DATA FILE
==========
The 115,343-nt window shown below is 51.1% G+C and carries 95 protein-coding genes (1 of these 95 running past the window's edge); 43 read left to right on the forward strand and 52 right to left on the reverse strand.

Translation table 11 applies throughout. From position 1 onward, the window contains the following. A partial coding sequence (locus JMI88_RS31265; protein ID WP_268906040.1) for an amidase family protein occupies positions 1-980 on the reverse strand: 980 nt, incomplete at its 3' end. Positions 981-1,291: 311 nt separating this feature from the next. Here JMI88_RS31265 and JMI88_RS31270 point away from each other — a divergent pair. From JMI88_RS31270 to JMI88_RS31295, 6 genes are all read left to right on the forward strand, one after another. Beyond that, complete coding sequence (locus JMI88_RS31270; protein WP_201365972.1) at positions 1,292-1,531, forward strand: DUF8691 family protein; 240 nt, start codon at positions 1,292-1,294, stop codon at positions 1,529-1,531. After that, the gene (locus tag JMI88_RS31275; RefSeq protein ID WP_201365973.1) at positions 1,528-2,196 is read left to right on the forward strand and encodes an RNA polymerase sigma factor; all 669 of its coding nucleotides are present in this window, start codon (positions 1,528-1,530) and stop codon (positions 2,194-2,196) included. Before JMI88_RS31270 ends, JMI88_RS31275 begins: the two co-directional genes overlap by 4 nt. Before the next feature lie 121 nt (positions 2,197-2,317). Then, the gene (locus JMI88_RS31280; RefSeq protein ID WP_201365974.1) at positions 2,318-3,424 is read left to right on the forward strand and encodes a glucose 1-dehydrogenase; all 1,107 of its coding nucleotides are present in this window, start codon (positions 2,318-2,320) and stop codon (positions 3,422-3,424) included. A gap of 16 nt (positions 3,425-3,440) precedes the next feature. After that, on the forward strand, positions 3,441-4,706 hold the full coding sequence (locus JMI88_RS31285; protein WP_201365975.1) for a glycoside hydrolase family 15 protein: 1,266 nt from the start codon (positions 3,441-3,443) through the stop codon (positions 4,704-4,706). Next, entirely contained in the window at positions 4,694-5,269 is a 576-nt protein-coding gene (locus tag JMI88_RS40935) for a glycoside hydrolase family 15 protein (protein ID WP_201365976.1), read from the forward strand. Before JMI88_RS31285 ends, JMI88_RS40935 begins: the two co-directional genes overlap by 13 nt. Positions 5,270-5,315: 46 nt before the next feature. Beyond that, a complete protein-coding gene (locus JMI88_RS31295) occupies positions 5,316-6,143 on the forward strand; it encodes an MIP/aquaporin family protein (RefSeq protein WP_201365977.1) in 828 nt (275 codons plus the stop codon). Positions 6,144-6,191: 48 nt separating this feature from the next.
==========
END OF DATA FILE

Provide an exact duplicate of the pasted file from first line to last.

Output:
The 115,343-nt window shown below is 51.1% G+C and carries 95 protein-coding genes (1 of these 95 running past the window's edge); 43 read left to right on the forward strand and 52 right to left on the reverse strand.

Translation table 11 applies throughout. From position 1 onward, the window contains the following. A partial coding sequence (locus JMI88_RS31265; protein ID WP_268906040.1) for an amidase family protein occupies positions 1-980 on the reverse strand: 980 nt, incomplete at its 3' end. Positions 981-1,291: 311 nt separating this feature from the next. Here JMI88_RS31265 and JMI88_RS31270 point away from each other — a divergent pair. From JMI88_RS31270 to JMI88_RS31295, 6 genes are all read left to right on the forward strand, one after another. Beyond that, complete coding sequence (locus JMI88_RS31270; protein WP_201365972.1) at positions 1,292-1,531, forward strand: DUF8691 family protein; 240 nt, start codon at positions 1,292-1,294, stop codon at positions 1,529-1,531. After that, the gene (locus tag JMI88_RS31275; RefSeq protein ID WP_201365973.1) at positions 1,528-2,196 is read left to right on the forward strand and encodes an RNA polymerase sigma factor; all 669 of its coding nucleotides are present in this window, start codon (positions 1,528-1,530) and stop codon (positions 2,194-2,196) included. Before JMI88_RS31270 ends, JMI88_RS31275 begins: the two co-directional genes overlap by 4 nt. Before the next feature lie 121 nt (positions 2,197-2,317). Then, the gene (locus JMI88_RS31280; RefSeq protein ID WP_201365974.1) at positions 2,318-3,424 is read left to right on the forward strand and encodes a glucose 1-dehydrogenase; all 1,107 of its coding nucleotides are present in this window, start codon (positions 2,318-2,320) and stop codon (positions 3,422-3,424) included. A gap of 16 nt (positions 3,425-3,440) precedes the next feature. After that, on the forward strand, positions 3,441-4,706 hold the full coding sequence (locus JMI88_RS31285; protein WP_201365975.1) for a glycoside hydrolase family 15 protein: 1,266 nt from the start codon (positions 3,441-3,443) through the stop codon (positions 4,704-4,706). Next, entirely contained in the window at positions 4,694-5,269 is a 576-nt protein-coding gene (locus tag JMI88_RS40935) for a glycoside hydrolase family 15 protein (protein ID WP_201365976.1), read from the forward strand. Before JMI88_RS31285 ends, JMI88_RS40935 begins: the two co-directional genes overlap by 13 nt. Positions 5,270-5,315: 46 nt before the next feature. Beyond that, a complete protein-coding gene (locus JMI88_RS31295) occupies positions 5,316-6,143 on the forward strand; it encodes an MIP/aquaporin family protein (RefSeq protein WP_201365977.1) in 828 nt (275 codons plus the stop codon). Positions 6,144-6,191: 48 nt separating this feature from the next.